This BHAs unique selling point is its ability to penetrate the pore and therefore exfoliate from the inside out. Particularly well suited for oilier skin types, non-inflammatory acne and thickened skin conditions, salicylic acid is excellent for dealing with black- and whiteheads as they not only exfoliate the pores but have anti-bacterial and anti-inflammatory properties as well.

If you’re allergic to aspirin you shouldn’t use a BHA exfoliant because of aspirin’s close relationship to BHA. BHA is salicylic acid, while aspirin is acetylsalicylic acid.

My AHA and BHA products | All Dolled Up
My personal stash of AHA- and BHA-containing skincare

Product recommendations

REN Glycolactic Radiance Renewal Mask* (glycolic, lactic, citric and tartaric acids)
Clarins Gentle Exfoliator Brightening Toner* (low concentration of glycolic, salicylic and tartaric acids)
Clinique Mild Clarifying Lotion (salicylic acid)
Paula’s Choice Skin Perfecting 2% BHA Liquid Exfoliant* (salicylic acid – also available in 1%)
Dermalogica Gentle Cream Exfoliant* (salicylic and lactic acids)
Smashbox Photo Finish More Than Primer Blemish Control* (2% salicylic acid)
Environ Sebutone (salicylic and lactic acids)
NeoStrata Ultra Daytime Smoothing Cream (glycolic and citric acids)
Paula’s Choice RESIST Weekly Resurfacing Treatment (10% glycolic acid – also available in 5%)

*These products I have used and would personally recommend.

NB: If you’re a regular user of AHAs and BHAs, it’s even more important to use a good daily SPF as your skin will be even more sensitive to the effects of the sun.

Further reading:
How to Exfoliate Skin (Paula’s Choice)
What are AHAs and BHAs (Murad)
Top 10 Acid Toners (Caroline Hirons)

10 comments on What’s the big deal with Hydroxy Acids?

  • Debs

    Awesome blog post! Thanks so much! Have been wanting to try the Environ Sebutone for ages- you have convinced me 🙂

    • Debs

      In your experience- is the Environ Sebutone quite drying?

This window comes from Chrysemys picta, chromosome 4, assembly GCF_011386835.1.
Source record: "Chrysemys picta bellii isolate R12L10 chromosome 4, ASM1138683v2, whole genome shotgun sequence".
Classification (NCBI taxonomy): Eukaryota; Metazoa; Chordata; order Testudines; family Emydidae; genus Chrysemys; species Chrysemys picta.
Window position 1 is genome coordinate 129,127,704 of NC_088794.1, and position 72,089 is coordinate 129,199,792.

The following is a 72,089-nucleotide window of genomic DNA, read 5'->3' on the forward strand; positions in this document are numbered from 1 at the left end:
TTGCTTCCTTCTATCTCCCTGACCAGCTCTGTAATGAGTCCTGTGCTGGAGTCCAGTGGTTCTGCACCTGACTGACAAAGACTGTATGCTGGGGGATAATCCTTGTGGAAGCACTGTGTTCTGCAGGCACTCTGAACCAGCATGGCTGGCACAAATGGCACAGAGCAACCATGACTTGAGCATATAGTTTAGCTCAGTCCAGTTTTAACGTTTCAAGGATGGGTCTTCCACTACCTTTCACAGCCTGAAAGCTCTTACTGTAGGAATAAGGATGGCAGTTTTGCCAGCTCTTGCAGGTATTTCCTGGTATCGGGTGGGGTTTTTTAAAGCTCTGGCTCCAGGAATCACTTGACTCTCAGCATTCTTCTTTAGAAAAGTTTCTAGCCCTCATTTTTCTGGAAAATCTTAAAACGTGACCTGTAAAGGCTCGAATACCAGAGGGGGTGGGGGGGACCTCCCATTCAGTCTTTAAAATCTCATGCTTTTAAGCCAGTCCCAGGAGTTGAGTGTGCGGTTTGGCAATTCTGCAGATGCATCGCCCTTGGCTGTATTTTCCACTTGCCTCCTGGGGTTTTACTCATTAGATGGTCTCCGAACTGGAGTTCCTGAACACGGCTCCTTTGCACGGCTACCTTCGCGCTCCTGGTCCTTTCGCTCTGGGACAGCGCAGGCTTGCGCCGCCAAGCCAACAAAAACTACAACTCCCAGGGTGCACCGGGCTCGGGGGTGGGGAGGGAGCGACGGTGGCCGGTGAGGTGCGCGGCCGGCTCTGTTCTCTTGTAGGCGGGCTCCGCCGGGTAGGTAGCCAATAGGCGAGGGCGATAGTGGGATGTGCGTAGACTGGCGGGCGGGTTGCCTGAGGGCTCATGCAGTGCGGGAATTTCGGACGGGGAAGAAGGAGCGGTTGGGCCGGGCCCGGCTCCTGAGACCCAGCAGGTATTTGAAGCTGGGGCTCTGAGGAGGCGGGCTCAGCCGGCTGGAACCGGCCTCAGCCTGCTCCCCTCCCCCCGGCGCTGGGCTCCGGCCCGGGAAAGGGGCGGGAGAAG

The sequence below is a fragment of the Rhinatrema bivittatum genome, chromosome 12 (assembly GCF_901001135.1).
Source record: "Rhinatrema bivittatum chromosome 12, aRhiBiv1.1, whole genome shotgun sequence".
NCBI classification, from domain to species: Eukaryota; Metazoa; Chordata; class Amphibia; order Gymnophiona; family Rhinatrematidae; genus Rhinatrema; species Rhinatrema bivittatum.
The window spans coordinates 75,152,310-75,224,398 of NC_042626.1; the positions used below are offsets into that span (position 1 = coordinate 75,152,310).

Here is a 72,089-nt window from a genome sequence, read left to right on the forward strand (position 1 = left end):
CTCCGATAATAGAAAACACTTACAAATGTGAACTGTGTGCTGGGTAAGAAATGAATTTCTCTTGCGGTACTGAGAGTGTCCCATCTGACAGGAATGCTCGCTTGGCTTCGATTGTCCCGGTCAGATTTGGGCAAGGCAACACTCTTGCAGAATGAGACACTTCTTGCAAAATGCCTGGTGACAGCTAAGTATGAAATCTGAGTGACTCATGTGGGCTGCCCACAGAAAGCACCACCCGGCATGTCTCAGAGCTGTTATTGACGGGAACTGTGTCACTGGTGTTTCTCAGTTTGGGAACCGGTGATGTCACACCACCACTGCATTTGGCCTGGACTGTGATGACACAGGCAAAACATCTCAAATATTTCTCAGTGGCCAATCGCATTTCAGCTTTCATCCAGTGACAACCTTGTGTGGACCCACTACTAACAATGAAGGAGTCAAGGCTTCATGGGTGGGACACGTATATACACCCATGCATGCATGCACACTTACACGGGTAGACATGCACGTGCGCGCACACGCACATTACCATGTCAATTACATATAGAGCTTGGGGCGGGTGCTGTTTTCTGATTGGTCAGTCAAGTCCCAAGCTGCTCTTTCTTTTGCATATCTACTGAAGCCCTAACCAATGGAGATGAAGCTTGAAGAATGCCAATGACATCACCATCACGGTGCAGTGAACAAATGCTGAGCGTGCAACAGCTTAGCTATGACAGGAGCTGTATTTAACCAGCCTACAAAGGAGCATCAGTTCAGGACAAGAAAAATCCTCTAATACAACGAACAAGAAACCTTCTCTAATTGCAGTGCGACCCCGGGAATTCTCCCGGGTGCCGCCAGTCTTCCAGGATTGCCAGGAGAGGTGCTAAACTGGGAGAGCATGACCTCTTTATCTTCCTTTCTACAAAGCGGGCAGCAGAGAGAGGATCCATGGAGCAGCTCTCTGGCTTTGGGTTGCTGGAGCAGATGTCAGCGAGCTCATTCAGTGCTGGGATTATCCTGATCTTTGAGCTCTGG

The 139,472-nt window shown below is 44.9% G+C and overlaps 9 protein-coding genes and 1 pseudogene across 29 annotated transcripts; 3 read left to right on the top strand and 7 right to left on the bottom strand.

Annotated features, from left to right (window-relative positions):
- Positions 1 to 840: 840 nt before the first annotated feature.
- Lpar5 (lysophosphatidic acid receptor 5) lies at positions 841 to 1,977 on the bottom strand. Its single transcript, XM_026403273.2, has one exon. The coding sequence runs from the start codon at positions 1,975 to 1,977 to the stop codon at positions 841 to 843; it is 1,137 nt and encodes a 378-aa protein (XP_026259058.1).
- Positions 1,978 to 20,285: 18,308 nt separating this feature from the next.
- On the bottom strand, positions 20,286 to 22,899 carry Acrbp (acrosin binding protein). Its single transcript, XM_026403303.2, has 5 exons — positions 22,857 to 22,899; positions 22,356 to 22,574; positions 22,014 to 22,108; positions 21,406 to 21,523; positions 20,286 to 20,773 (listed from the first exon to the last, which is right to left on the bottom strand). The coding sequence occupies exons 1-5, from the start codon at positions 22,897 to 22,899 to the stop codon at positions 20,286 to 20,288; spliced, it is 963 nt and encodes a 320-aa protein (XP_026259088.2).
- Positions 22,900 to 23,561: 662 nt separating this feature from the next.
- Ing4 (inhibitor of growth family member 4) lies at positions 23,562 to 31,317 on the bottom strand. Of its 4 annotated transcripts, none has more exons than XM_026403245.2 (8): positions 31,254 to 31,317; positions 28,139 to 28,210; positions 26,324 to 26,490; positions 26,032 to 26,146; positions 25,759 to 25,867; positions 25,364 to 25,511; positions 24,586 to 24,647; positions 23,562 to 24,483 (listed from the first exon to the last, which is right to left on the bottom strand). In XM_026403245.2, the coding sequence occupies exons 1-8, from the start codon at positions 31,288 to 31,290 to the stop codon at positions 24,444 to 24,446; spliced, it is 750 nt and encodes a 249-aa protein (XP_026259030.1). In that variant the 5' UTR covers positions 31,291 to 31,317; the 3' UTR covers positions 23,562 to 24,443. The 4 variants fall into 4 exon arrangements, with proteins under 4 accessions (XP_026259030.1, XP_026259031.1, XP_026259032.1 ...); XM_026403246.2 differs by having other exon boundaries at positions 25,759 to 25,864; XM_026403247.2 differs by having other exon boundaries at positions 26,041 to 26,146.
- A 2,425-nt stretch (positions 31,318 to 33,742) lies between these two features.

• Jules (author)

        I haven’t used it personally – I’ve only used the products highlighted with an asterisk.

        • Debs

          Whoops- didn’t see that part. Thanks for clarifying.

  • Prettiful Blog

    Such an informative post, thank you very much! I love the REN Mask, one of my faves! Have you tried the REN AHA concentrate?

    • Jules (author)

      I haven’t actually but it looks great – heavy on the lactic acid so nice and hydrating, and in my experience the brand is very trustworthy.

  • The Spruce Girls

    Such a great post – i’m battling with congestion on my chin, so I’m keen to try the Paula’s Choice Liquid Exfoliant! Did you find it to be quite a beneficial product?


    • Jules (author)

      Yes! It is excellent. I’m actually really impressed with everything I’ve tried from Paula’s Choice.

  • Lauren

    Thanks SO much for this, it’s really great!
    I loved using the Dermalogica cream exfoliant (good results, slight redness), but the Paulas Choice review on it was so chilling that I stopped. Urgh! So maybe must give her one a whirl. Thanks for the other recommendations too 🙂

    • Jules (author)

      Paula’s Choice reviews of any products other than her’s are ALWAYS completely scathing so don’t take it too seriously. Having said that, PC’s products work very well for me.

Leave a Reply

Your email address will not be published. Required fields are marked *